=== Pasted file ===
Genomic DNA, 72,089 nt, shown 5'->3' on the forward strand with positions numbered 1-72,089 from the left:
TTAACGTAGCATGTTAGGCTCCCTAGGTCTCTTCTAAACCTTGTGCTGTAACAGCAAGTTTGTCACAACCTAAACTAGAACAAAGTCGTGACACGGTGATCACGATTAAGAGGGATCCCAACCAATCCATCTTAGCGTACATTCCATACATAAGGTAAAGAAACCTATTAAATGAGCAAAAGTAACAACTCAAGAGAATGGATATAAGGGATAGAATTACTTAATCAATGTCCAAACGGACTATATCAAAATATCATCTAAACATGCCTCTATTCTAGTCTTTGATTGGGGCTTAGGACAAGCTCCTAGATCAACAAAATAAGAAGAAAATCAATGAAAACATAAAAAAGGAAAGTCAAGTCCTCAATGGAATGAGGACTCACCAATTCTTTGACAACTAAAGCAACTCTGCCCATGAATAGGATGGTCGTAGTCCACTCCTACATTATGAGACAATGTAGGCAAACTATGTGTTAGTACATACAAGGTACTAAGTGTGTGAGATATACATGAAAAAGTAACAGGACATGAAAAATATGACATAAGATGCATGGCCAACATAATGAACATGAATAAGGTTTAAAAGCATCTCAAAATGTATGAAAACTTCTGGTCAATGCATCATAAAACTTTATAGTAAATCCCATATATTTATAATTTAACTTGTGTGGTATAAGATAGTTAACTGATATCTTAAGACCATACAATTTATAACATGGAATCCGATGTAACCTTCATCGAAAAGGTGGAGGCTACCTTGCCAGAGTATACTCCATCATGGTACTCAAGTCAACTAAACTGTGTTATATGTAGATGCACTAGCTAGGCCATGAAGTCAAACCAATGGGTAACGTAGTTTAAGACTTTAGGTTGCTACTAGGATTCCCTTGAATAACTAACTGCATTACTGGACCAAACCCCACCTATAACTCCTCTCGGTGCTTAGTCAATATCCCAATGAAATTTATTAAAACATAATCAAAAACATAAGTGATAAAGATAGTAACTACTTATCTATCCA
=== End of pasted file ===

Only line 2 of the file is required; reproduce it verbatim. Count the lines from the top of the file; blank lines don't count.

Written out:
TTAACGTAGCATGTTAGGCTCCCTAGGTCTCTTCTAAACCTTGTGCTGTAACAGCAAGTTTGTCACAACCTAAACTAGAACAAAGTCGTGACACGGTGATCACGATTAAGAGGGATCCCAACCAATCCATCTTAGCGTACATTCCATACATAAGGTAAAGAAACCTATTAAATGAGCAAAAGTAACAACTCAAGAGAATGGATATAAGGGATAGAATTACTTAATCAATGTCCAAACGGACTATATCAAAATATCATCTAAACATGCCTCTATTCTAGTCTTTGATTGGGGCTTAGGACAAGCTCCTAGATCAACAAAATAAGAAGAAAATCAATGAAAACATAAAAAAGGAAAGTCAAGTCCTCAATGGAATGAGGACTCACCAATTCTTTGACAACTAAAGCAACTCTGCCCATGAATAGGATGGTCGTAGTCCACTCCTACATTATGAGACAATGTAGGCAAACTATGTGTTAGTACATACAAGGTACTAAGTGTGTGAGATATACATGAAAAAGTAACAGGACATGAAAAATATGACATAAGATGCATGGCCAACATAATGAACATGAATAAGGTTTAAAAGCATCTCAAAATGTATGAAAACTTCTGGTCAATGCATCATAAAACTTTATAGTAAATCCCATATATTTATAATTTAACTTGTGTGGTATAAGATAGTTAACTGATATCTTAAGACCATACAATTTATAACATGGAATCCGATGTAACCTTCATCGAAAAGGTGGAGGCTACCTTGCCAGAGTATACTCCATCATGGTACTCAAGTCAACTAAACTGTGTTATATGTAGATGCACTAGCTAGGCCATGAAGTCAAACCAATGGGTAACGTAGTTTAAGACTTTAGGTTGCTACTAGGATTCCCTTGAATAACTAACTGCATTACTGGACCAAACCCCACCTATAACTCCTCTCGGTGCTTAGTCAATATCCCAATGAAATTTATTAAAACATAATCAAAAACATAAGTGATAAAGATAGTAACTACTTATCTATCCA